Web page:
SECOND, RMA ALSO HAS REPEATEDLY ARGUED THAT THE BASEL DEFINITION OF CAPITAL SHOULD BE CHANGED TO CONFORM TO THE DEFINITION USED BY THE INDUSTRY. INDEED, BASEL II WILL RUN INTO PROBLEMS TO THE EXTENT THAT THE BASEL VIEW OF CAPITAL DIFFERS SUBSTANTIALLY FROM THE VIEW OF ECONOMIC CAPITAL HELD BY THE INDUSTRY. IN THE INDUSTRY VIEW, ECONOMIC CAPITAL IS REQUIRED ONLY FOR UNEXPECTED LOSS (KNOWN AS UL). THE BASEL COMMITTEE HAS PROPOSED THAT BOTH UL AND EXPECTED LOSS (KNOWN AS EL) BE INCLUDED IN BANK CAPITAL. RMA DISAGREES. FOR PURPOSES OF ESTIMATING ECONOMIC CAPITAL AND CAPITAL ADEQUACY, EL IS COVERED BY EARNINGS (SPREAD AND FEES, NET OF EXPENSES), AND WE BELIEVE THAT IT IS DOUBLE COUNTING TO INCLUDE EXPECTED LOSSES IN CAPITAL.  INDEED, IF EL IS INCLUDED IN BANK REGULATORY CAPITAL, IT WILL CLEARLY DISADVANTAGE BANKS WITH THEIR NONBANK COMPETITORS.

RMA HAS ADDITIONAL TECHNICAL CONCERNS SPECIFIC TO THE THIRD CONSULTATIVE PAPER THAT WE WILL ADDRESS IN OUR FORMAL RESPONSE.

TO CONCLUDE, I WOULD LIKE TO REITERATE RMA'S BELIEF THAT THE REFORM PROCESS HAS HELPED  ADVANCE THE PRACTICE OF SOUND RISK MEASUREMENT AND MANAGEMENT WITHIN THE INDUSTRY. RMA IS HOPEFUL THAT THE NEW CAPITAL ACCORD CAN BE STRUCTURED TO ENCOURAGE AND ENHANCE CONTINUED INDUSTRY INNOVATION AND THAT IT WILL RECOGNIZE THE BENEFIT THAT DIVERSITY OF PRACTICE WITHIN THE INDUSTRY PROVIDES.

MUCH GOOD WORK HAS BEEN DONE IN CONJUNCTION WITH THE NEW ACCORD.  IT HAS HELPED FOSTER VALUABLE RESEARCH THAT HAS CONTRIBUTED TO INDUSTRY INNOVATION. IT HAS ALSO FOCUSED THE INDUSTRY AND ITS REGULATORS ON THE NEED FOR ADDITIONAL RESEARCH. DATA LIMITATIONS REMAIN IN A NUMBER OF KEY AREAS, AND THIS IS LIKELY TO BE THE CASE FOR SOME TIME. AGAIN, THIS ONLY REINFORCES THE FACT THAT DEVELOPMENT OF THE NEW ACCORD MUST BE AN ONGOING PROCESS.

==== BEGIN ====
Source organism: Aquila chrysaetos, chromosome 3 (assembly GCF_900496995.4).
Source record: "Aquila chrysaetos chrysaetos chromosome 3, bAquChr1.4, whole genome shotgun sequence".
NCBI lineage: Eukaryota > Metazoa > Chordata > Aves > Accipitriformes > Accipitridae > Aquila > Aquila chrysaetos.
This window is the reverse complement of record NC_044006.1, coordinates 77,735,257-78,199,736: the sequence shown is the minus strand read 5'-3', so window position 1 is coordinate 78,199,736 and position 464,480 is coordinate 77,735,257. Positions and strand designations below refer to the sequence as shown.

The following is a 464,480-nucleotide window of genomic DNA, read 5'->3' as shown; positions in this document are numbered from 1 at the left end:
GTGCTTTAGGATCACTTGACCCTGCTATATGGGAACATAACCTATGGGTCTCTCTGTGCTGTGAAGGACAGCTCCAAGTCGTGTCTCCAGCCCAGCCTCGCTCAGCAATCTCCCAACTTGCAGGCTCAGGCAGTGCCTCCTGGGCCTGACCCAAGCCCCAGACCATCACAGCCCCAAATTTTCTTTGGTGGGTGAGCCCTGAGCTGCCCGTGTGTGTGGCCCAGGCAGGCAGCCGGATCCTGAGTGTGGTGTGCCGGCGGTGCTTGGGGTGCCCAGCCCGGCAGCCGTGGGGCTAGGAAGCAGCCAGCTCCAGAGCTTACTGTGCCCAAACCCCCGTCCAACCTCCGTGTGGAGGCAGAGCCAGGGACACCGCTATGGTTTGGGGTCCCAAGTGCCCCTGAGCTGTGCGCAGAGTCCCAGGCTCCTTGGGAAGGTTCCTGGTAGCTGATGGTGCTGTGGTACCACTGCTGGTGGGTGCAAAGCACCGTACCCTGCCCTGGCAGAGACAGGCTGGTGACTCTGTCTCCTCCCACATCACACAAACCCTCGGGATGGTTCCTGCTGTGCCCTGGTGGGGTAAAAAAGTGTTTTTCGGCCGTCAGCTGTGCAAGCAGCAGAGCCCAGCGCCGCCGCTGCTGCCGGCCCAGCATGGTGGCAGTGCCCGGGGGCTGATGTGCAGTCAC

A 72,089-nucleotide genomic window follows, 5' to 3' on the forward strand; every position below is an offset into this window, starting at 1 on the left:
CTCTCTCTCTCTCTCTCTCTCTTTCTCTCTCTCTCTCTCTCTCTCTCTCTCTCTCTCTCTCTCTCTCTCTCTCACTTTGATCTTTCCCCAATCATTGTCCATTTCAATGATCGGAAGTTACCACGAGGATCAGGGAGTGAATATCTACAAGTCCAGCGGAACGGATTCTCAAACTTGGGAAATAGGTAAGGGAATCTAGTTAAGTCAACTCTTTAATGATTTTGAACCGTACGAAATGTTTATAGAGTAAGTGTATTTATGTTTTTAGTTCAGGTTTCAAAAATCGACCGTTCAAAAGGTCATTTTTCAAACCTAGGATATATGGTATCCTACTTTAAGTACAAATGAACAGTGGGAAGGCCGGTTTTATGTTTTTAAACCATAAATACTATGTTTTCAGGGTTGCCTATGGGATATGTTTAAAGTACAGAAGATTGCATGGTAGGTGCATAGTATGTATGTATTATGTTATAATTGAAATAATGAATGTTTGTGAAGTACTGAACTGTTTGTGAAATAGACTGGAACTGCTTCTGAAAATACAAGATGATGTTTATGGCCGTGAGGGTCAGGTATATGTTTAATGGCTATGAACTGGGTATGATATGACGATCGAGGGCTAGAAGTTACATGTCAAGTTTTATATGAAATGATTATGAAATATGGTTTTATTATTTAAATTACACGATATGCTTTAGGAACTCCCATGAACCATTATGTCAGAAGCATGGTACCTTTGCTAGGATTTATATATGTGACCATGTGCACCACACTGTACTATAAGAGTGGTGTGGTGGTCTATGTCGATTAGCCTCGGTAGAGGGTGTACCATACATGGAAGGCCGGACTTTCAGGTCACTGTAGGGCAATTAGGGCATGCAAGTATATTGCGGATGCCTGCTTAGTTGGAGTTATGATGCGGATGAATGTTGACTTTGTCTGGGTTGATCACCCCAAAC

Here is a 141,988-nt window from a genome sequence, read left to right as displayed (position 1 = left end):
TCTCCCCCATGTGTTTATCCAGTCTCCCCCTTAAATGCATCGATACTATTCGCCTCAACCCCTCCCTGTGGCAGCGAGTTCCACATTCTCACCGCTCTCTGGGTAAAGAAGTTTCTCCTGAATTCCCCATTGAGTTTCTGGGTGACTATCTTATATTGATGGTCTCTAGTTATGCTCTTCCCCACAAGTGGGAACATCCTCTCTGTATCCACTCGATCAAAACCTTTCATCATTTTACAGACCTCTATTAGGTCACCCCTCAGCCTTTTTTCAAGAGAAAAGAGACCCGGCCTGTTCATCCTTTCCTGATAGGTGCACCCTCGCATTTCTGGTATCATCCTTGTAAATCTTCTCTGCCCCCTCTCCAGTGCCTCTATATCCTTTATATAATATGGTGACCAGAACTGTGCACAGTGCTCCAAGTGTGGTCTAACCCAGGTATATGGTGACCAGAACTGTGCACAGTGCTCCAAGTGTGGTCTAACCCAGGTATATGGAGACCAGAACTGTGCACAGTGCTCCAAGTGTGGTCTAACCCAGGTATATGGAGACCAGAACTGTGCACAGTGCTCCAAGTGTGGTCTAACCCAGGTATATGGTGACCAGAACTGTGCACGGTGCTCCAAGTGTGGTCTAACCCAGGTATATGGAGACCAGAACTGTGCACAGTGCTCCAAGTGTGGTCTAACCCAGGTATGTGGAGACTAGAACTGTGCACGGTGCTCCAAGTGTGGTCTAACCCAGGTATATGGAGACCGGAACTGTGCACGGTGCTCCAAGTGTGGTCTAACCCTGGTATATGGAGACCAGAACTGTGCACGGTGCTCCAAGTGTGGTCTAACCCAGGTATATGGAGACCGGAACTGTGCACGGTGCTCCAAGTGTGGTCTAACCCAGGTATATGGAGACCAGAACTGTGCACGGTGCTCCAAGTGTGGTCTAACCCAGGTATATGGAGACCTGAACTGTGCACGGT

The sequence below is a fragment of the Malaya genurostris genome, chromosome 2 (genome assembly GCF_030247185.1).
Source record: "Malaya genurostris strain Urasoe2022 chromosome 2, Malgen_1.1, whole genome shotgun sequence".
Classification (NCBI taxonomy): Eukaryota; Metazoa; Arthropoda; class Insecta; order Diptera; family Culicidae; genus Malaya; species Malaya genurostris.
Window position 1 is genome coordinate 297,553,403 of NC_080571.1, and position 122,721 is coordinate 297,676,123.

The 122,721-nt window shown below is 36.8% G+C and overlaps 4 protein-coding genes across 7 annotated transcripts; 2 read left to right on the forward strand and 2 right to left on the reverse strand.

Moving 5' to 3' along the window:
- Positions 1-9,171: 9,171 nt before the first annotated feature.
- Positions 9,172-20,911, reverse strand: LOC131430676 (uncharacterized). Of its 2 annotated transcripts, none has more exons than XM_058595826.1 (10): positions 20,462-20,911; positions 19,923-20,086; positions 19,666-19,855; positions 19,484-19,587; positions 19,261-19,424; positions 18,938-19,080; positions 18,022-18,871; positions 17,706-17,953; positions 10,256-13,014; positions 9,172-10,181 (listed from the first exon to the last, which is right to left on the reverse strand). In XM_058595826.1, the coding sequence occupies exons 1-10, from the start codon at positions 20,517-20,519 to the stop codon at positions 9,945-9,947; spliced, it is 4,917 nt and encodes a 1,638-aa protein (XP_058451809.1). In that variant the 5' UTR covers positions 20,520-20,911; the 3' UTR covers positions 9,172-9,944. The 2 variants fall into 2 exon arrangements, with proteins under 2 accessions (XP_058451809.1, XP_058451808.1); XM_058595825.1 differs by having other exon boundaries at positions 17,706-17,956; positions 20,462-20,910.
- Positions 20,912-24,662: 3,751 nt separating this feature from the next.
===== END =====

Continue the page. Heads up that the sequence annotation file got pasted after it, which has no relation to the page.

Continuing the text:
REGULATORY CAPITAL STANDARDS MUST EVOLVE OVER TIME AS PRACTICES WITHIN THE INDUSTRY EVOLVE. OTHERWISE, THE INDUSTRY AND ITS REGULATORS WILL CONTINUE TO FACE THE SAME LIMITATIONS EMBEDDED IN THE CURRENT ACCORD. 

IN OUR VIEW, THE ONLY WAY FOR THIS GOAL TO BE ACHIEVED IS TO ALLOW FOR THE DEVELOPMENT, OVER TIME, OF A FULL INTERNAL-MODELS-BASED APPROACH TO BANK CAPITAL.  THE PROPOSALS CONTAINED WITHIN THE THIRD CONSULTATIVE PAPER, SUBJECT TO THE SPECIFIC CONCERNS WE WILL BE ADDRESSING SHORTLY, CAN REPRESENT A NECESSARY START TO THIS PROCESS.  THANK YOU, AND I WOULD BE HAPPY TO ANSWER ANY QUESTIONS THAT YOU MIGHT HAVE.

1 Headquartered in Philadelphia, RMA has 3,000 institutional members that include banks of all sizes as well as nonbank institutions. They are represented in the Association by 16,000 commercial loan, credit, and risk management professionals in the 50 states, Puerto Rico, Canada, and numerous foreign cities, including Hong Kong, Singapore, and London. RMA was founded in 1914 and formerly known as Robert Morris Associates.
2 All of RMA's research and our formal responses to the Consultatives Papers issued by the Basel Committee are available on our Web site at www.rmahq.org. RMA's Securities Lending Committee has also responded to the proposed treatment of securities lending activities, and the work of that Committee is available to the public on our Web site as well. Institutions participating in the research are listed on the Web site and may hold views different from those expressed in this testimony.

Print this page
Print this page
|
Close this window
Close this window